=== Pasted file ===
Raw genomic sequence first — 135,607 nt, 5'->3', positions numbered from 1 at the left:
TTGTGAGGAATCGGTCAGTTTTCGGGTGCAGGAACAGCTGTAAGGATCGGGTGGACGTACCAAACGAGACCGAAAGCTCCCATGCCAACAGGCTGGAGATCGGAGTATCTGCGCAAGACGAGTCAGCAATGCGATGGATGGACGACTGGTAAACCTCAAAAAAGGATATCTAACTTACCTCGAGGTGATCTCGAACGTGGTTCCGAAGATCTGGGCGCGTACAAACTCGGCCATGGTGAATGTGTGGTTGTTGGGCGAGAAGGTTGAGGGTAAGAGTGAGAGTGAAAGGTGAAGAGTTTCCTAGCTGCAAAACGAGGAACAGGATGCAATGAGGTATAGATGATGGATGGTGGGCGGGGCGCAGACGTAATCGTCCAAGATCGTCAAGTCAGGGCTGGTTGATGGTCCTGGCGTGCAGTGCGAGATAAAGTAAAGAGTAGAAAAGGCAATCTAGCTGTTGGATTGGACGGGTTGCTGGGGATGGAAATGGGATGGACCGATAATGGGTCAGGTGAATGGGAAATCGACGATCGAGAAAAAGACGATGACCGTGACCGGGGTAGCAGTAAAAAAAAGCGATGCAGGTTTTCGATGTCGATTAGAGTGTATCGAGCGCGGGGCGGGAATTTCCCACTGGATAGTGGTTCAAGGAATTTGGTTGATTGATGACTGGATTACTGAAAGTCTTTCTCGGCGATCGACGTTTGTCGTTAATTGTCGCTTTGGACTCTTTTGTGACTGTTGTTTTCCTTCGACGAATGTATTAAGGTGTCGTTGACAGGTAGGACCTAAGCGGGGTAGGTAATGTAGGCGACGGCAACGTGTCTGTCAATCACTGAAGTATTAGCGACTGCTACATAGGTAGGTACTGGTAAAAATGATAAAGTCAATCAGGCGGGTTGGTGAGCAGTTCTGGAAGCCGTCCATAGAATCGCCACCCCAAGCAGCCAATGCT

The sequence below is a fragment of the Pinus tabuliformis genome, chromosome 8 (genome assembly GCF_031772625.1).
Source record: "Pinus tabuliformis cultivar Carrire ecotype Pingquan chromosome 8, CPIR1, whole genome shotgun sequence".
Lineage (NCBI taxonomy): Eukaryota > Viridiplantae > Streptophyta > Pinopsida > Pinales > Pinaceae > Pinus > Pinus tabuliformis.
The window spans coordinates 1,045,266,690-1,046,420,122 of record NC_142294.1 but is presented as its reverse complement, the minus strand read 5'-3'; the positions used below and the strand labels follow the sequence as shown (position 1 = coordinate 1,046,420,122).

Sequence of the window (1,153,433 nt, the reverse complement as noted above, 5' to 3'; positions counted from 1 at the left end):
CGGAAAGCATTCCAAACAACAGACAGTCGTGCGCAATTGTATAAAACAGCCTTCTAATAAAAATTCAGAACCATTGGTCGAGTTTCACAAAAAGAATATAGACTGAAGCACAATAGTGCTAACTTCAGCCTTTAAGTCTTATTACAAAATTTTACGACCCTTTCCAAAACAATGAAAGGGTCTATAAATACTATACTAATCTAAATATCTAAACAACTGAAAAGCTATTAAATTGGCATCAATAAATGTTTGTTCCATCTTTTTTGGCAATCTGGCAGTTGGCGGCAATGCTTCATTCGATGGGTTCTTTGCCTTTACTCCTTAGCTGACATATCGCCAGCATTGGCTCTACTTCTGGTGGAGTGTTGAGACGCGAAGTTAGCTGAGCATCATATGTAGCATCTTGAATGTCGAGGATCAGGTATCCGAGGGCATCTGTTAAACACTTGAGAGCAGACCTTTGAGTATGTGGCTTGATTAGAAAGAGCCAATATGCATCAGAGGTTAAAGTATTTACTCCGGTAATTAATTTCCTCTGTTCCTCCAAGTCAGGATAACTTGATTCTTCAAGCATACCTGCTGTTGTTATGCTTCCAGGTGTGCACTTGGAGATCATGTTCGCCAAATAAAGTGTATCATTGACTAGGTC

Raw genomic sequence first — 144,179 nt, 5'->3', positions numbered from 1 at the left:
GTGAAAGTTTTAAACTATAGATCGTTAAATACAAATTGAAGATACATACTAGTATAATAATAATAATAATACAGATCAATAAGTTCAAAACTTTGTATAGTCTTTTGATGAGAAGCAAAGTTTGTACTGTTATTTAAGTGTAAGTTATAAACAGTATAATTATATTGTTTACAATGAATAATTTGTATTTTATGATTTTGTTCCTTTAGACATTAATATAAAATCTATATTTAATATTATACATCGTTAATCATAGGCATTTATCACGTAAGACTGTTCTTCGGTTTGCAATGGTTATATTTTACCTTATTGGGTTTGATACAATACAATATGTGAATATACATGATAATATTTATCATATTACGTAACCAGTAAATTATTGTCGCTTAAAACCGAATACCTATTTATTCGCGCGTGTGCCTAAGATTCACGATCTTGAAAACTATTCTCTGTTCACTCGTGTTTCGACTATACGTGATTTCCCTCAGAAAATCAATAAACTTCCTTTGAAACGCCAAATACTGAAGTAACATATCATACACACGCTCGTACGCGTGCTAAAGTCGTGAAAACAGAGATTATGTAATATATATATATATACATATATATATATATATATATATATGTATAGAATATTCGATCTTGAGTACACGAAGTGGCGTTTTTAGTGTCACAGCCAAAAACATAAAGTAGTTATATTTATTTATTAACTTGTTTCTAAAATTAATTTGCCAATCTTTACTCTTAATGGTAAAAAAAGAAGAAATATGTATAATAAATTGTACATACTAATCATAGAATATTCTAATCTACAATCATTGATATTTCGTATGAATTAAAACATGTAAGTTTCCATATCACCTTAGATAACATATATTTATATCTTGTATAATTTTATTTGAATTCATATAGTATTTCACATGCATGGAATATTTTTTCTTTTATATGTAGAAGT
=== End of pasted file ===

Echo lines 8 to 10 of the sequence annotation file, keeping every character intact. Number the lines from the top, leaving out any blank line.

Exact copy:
CGGAAAGCATTCCAAACAACAGACAGTCGTGCGCAATTGTATAAAACAGCCTTCTAATAAAAATTCAGAACCATTGGTCGAGTTTCACAAAAAGAATATAGACTGAAGCACAATAGTGCTAACTTCAGCCTTTAAGTCTTATTACAAAATTTTACGACCCTTTCCAAAACAATGAAAGGGTCTATAAATACTATACTAATCTAAATATCTAAACAACTGAAAAGCTATTAAATTGGCATCAATAAATGTTTGTTCCATCTTTTTTGGCAATCTGGCAGTTGGCGGCAATGCTTCATTCGATGGGTTCTTTGCCTTTACTCCTTAGCTGACATATCGCCAGCATTGGCTCTACTTCTGGTGGAGTGTTGAGACGCGAAGTTAGCTGAGCATCATATGTAGCATCTTGAATGTCGAGGATCAGGTATCCGAGGGCATCTGTTAAACACTTGAGAGCAGACCTTTGAGTATGTGGCTTGATTAGAAAGAGCCAATATGCATCAGAGGTTAAAGTATTTACTCCGGTAATTAATTTCCTCTGTTCCTCCAAGTCAGGATAACTTGATTCTTCAAGCATACCTGCTGTTGTTATGCTTCCAGGTGTGCACTTGGAGATCATGTTCGCCAAATAAAGTGTATCATTGACTAGGTC

Raw genomic sequence first — 144,179 nt, 5'->3', positions numbered from 1 at the left:
GTGAAAGTTTTAAACTATAGATCGTTAAATACAAATTGAAGATACATACTAGTATAATAATAATAATAATACAGATCAATAAGTTCAAAACTTTGTATAGTCTTTTGATGAGAAGCAAAGTTTGTACTGTTATTTAAGTGTAAGTTATAAACAGTATAATTATATTGTTTACAATGAATAATTTGTATTTTATGATTTTGTTCCTTTAGACATTAATATAAAATCTATATTTAATATTATACATCGTTAATCATAGGCATTTATCACGTAAGACTGTTCTTCGGTTTGCAATGGTTATATTTTACCTTATTGGGTTTGATACAATACAATATGTGAATATACATGATAATATTTATCATATTACGTAACCAGTAAATTATTGTCGCTTAAAACCGAATACCTATTTATTCGCGCGTGTGCCTAAGATTCACGATCTTGAAAACTATTCTCTGTTCACTCGTGTTTCGACTATACGTGATTTCCCTCAGAAAATCAATAAACTTCCTTTGAAACGCCAAATACTGAAGTAACATATCATACACACGCTCGTACGCGTGCTAAAGTCGTGAAAACAGAGATTATGTAATATATATATATATACATATATATATATATATATATATATGTATAGAATATTCGATCTTGAGTACACGAAGTGGCGTTTTTAGTGTCACAGCCAAAAACATAAAGTAGTTATATTTATTTATTAACTTGTTTCTAAAATTAATTTGCCAATCTTTACTCTTAATGGTAAAAAAAGAAGAAATATGTATAATAAATTGTACATACTAATCATAGAATATTCTAATCTACAATCATTGATATTTCGTATGAATTAAAACATGTAAGTTTCCATATCACCTTAGATAACATATATTTATATCTTGTATAATTTTATTTGAATTCATATAGTATTTCACATGCATGGAATATTTTTTCTTTTATATGTAGAAGT